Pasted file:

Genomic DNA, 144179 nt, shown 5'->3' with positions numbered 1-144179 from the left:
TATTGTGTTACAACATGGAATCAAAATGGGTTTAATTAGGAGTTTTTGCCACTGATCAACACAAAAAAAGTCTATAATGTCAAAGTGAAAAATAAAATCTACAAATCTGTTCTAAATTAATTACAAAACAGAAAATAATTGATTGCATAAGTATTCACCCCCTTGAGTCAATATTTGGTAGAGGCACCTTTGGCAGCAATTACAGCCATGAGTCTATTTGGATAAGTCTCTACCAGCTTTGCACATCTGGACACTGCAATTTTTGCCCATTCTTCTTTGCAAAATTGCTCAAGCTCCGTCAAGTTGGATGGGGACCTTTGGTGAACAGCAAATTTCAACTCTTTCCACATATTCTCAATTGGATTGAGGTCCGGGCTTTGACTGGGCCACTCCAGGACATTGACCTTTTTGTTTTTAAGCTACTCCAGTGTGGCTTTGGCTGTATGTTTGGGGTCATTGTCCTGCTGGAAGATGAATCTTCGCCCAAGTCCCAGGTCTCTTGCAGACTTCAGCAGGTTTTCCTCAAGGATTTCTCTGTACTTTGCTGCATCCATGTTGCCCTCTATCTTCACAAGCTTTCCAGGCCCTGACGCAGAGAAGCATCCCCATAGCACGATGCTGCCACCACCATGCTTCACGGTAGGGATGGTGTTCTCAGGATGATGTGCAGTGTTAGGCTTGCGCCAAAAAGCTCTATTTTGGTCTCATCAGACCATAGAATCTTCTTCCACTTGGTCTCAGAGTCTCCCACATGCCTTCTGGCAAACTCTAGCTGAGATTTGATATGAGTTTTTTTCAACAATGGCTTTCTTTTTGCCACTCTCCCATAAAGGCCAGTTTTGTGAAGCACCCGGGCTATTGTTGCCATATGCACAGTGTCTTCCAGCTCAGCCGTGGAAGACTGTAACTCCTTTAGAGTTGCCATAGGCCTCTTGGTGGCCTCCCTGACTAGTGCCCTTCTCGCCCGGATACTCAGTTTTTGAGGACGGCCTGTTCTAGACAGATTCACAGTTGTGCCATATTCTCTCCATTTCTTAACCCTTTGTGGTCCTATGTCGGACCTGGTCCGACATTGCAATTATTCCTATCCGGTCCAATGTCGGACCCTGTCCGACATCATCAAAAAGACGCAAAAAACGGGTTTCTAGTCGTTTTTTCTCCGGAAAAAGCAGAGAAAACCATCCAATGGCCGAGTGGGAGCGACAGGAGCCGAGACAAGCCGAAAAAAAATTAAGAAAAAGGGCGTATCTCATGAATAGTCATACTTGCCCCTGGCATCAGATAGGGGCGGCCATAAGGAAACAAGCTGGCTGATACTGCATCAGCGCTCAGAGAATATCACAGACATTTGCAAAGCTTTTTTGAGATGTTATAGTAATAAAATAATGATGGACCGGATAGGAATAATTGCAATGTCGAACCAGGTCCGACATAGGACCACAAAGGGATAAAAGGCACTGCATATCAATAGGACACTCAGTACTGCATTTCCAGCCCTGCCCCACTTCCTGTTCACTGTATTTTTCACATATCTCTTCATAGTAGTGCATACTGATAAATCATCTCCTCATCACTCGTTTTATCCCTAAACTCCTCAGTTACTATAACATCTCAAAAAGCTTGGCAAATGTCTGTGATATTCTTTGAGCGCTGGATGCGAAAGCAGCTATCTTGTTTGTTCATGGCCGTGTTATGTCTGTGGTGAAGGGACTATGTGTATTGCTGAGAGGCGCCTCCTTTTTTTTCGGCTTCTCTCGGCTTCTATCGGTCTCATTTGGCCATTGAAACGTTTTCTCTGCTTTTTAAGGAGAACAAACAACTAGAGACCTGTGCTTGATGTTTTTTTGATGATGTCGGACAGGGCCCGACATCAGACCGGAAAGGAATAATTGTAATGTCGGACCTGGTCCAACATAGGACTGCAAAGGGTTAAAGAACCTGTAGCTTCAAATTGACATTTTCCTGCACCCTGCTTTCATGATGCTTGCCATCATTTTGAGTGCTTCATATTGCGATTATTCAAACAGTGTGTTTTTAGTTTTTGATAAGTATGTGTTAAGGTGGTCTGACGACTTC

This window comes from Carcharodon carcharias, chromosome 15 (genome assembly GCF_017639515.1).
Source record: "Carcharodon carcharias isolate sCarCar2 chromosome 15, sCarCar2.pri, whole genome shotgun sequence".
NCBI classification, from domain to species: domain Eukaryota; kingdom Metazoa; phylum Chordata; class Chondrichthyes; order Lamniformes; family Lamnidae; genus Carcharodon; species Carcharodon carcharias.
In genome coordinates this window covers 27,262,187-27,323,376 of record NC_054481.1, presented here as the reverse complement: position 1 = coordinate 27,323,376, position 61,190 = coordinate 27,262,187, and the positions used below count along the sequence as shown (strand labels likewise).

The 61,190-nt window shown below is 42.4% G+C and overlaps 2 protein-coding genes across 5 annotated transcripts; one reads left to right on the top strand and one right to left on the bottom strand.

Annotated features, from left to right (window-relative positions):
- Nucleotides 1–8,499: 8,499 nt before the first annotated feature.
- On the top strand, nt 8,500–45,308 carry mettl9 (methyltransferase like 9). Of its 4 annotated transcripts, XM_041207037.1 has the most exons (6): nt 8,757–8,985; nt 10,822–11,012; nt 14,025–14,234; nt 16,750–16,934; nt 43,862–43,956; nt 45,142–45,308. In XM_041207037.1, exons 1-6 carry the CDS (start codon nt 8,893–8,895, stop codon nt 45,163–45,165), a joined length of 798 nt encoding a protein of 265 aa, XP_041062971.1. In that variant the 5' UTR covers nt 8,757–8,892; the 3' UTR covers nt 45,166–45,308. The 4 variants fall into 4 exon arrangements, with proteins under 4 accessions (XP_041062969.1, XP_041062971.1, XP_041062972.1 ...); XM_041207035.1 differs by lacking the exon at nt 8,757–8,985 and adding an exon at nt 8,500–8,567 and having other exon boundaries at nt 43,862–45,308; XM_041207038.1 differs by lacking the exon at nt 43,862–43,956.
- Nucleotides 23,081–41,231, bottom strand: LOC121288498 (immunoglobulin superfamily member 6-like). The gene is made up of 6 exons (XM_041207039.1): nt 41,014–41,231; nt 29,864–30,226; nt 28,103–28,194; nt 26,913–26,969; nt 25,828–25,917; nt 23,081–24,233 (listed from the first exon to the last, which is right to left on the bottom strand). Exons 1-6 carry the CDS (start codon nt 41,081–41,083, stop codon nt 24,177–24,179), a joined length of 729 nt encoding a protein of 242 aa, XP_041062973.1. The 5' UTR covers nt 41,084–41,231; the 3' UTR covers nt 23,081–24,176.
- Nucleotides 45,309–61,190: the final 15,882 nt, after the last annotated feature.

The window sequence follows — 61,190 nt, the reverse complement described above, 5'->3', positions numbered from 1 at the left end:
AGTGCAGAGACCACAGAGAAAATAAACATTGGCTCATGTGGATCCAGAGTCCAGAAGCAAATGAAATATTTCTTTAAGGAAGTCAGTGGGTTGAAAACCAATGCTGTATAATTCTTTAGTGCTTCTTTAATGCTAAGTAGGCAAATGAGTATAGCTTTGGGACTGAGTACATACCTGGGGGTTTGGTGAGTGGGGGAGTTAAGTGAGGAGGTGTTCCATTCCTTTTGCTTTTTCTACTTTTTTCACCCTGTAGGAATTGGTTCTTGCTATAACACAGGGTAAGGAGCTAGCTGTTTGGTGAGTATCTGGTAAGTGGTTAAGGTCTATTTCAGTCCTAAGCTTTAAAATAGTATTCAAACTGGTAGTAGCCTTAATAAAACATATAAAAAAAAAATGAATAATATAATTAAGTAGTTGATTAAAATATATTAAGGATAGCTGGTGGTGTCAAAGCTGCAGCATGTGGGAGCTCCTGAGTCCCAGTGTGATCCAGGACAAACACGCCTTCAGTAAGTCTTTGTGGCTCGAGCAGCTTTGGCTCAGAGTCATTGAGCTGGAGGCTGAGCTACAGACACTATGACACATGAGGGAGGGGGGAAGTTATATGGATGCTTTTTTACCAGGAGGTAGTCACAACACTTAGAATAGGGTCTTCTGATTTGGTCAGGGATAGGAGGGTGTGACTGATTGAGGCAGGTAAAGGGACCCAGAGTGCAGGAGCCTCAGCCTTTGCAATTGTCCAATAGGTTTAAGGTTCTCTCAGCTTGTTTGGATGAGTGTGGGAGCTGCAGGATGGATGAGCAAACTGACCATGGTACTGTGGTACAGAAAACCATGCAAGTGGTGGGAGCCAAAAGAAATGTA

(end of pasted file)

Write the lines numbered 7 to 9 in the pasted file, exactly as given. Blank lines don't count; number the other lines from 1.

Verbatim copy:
The 61,190-nt window shown below is 42.4% G+C and overlaps 2 protein-coding genes across 5 annotated transcripts; one reads left to right on the top strand and one right to left on the bottom strand.

Annotated features, from left to right (window-relative positions):
- Nucleotides 1–8,499: 8,499 nt before the first annotated feature.